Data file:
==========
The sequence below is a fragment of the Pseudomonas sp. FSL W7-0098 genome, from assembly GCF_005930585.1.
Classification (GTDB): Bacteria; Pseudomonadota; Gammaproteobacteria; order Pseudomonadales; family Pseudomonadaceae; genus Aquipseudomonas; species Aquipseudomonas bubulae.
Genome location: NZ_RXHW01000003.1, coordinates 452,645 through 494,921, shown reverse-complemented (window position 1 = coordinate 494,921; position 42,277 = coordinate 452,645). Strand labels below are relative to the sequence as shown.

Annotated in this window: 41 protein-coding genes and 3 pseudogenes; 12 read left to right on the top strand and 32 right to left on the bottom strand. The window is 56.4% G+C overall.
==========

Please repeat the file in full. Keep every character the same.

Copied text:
The sequence below is a fragment of the Pseudomonas sp. FSL W7-0098 genome, from assembly GCF_005930585.1.
Classification (GTDB): Bacteria; Pseudomonadota; Gammaproteobacteria; order Pseudomonadales; family Pseudomonadaceae; genus Aquipseudomonas; species Aquipseudomonas bubulae.
Genome location: NZ_RXHW01000003.1, coordinates 452,645 through 494,921, shown reverse-complemented (window position 1 = coordinate 494,921; position 42,277 = coordinate 452,645). Strand labels below are relative to the sequence as shown.

Annotated in this window: 41 protein-coding genes and 3 pseudogenes; 12 read left to right on the top strand and 32 right to left on the bottom strand. The window is 56.4% G+C overall.